This new problem delayed everyone’s departure for the day, but eventually, I was wheeled out to the car and sent on my way to recover at home. I managed to sleep fairly well that night and most of the next day. I did speak to the surgeon and the anesthesiologist about my arm, and they reassured me that it is temporary and I should expect to regain use of my arm over the next two weeks. The specialist they spoke with says it happens sometimes, when the arms are stretched out for an extended time. They think the nerve was over-extended or pinched due to swelling. Maybe the IV in my arm also caused the problem. So, I just have to wait and see. If it isn’t better in two weeks, I’ll have to see a specialist. Now, it is three days later and my arm is still numb and tingly, but I am regaining some movement, which is reassuring.

Besides the arm issue and the nausea, the surgery went well. There was a bit of skin that was so damaged from radiation that it had to be removed, though, so the scar may be bigger than I thought. I am tightly wrapped in gauze, with a tight girdle-like piece wrapped around my abdomen. I have to keep this all wrapped up until next Tuesday, when the plastic surgeon will remove the dressings, and expose the end result for me to see.

Comedy of Broken Pieces

Enough already! The past week has been one problem after another as my body breaks down from the strain of cancer treatment. It’s like the classic example of the driver, breathing a sigh of relief as they near home after a long drive, and then, minutes from home, they get into a car accident.

I was breathing that sigh of relief near the end of radiation, ready to be at home with a new chance at life. I am more than ready to done with doctors and hospitals and all things cancer. My body tells me otherwise. The effects of treatment keep popping up to remind me that I can’t move forward as if nothing happened. It is going to take more time and effort than that.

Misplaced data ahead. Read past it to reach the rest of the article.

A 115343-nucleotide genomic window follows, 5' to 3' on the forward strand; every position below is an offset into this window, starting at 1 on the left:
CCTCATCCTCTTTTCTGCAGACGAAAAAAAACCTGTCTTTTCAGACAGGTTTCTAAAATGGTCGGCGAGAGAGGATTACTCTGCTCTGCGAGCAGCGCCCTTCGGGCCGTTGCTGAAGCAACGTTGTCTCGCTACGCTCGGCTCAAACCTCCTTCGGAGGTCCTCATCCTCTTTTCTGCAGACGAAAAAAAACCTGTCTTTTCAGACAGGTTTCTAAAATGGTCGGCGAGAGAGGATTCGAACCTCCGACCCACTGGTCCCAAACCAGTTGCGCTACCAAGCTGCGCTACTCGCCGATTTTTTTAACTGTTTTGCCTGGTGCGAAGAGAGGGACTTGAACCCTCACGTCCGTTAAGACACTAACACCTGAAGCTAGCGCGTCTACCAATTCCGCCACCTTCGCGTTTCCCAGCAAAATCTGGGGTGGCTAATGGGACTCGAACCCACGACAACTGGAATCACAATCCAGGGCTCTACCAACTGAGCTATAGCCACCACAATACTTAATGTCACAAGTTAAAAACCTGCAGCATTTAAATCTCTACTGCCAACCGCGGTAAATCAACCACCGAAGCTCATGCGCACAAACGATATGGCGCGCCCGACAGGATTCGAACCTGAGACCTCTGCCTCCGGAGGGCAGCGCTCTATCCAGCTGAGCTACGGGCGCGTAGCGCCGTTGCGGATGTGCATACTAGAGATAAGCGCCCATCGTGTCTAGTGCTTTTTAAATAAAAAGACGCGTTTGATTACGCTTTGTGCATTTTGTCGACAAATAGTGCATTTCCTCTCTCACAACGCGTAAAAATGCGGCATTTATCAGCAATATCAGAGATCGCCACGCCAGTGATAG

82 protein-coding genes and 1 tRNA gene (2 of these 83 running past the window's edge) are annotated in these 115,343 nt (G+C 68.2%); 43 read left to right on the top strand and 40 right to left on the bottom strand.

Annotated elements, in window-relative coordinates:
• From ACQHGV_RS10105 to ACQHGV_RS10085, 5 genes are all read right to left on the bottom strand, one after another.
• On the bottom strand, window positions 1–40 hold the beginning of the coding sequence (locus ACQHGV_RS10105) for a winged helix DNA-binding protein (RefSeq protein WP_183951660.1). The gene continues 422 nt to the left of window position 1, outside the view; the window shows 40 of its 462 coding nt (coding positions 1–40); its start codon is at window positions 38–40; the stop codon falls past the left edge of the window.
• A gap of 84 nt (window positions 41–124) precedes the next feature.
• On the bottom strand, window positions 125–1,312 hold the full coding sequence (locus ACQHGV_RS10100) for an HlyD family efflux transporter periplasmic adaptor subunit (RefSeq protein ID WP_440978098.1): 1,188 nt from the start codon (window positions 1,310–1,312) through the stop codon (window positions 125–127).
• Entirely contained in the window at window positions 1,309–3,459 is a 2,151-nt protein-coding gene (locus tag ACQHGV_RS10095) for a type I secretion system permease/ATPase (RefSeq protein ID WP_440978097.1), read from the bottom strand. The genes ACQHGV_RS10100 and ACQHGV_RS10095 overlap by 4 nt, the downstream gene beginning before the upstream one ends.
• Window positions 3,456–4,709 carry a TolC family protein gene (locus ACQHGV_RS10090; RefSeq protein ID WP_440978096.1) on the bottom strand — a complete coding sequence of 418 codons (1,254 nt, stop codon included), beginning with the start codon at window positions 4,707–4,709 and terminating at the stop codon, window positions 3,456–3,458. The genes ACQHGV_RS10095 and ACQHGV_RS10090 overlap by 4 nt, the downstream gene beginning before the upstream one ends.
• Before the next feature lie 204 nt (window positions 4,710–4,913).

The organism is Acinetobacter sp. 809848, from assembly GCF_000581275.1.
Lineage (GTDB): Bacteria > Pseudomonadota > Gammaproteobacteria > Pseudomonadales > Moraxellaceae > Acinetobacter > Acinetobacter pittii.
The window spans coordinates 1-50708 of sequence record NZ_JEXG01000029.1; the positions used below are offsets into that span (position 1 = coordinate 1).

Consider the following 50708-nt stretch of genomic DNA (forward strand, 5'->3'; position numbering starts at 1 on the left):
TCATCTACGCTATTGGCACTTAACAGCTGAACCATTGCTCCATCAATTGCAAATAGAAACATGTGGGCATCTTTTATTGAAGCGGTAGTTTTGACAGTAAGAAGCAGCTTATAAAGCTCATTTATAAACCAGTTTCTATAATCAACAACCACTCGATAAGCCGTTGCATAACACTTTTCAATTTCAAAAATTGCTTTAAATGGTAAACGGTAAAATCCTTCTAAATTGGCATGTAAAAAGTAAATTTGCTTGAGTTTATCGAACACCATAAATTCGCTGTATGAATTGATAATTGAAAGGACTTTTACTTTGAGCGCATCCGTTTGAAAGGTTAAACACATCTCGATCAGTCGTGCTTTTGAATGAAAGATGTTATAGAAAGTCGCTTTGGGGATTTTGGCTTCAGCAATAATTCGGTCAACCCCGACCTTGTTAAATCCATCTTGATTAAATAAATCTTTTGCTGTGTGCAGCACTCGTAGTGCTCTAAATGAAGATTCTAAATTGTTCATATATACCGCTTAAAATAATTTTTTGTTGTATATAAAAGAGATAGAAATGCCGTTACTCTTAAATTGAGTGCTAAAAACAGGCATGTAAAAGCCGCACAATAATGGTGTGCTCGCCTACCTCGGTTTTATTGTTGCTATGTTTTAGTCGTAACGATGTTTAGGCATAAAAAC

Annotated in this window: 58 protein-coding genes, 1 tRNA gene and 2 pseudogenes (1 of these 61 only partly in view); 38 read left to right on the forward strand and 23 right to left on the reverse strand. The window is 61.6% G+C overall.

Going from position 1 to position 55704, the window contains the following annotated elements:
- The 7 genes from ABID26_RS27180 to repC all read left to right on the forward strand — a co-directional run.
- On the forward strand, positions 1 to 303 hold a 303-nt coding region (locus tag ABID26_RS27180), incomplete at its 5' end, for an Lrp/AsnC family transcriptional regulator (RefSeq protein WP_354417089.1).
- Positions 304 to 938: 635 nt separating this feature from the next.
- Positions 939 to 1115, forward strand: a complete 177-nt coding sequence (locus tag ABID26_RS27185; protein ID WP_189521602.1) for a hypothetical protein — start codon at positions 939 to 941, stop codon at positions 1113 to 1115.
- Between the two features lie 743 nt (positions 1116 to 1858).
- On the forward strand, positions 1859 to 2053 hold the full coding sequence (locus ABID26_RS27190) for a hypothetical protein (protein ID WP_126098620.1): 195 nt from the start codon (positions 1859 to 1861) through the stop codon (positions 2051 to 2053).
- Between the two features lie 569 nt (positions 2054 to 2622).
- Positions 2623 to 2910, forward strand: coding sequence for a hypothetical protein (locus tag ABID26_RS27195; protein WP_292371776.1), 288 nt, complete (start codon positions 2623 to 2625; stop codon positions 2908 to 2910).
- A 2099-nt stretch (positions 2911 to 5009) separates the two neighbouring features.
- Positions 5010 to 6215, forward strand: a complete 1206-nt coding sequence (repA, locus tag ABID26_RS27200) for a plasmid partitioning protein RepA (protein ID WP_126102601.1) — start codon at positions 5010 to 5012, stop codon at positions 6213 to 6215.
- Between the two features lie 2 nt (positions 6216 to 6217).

Monday I met with a specialist to try to find a solution for recurrent UTIs, which are exacerbated by chemotherapy-induced menopause. Tuesday was my final day of radiation, a milestone worth celebrating, to be sure. I brought a dozen donuts to St. Luke’s radiation oncology department. It was a lovely day, and I was thrilled to be done with the 7 weeks of daily trips to St. Luke’s. There were plenty of hugs and high fives. My skin seemed to be over the worst of the burns, and I was starting to heal, feeling like I was nearing the end of the long road.  I received a wonderful bottle of wine from a friend, so there was further celebration that evening.

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Wednesday I had a follow-up with the medical oncologist. Everything was looking good. Fatigue was my only complaint, yet initial blood work was showing improvements over the dropping numbers caused by chemotherapy. There were more congratulations and hugs. I donated my hats and scarves further symbolizing the end of that chapter. On my way out the door, beaming and ready to ride my motorcycle home on a beautiful fall day, the nurse stopped me and said she needed to talk to me…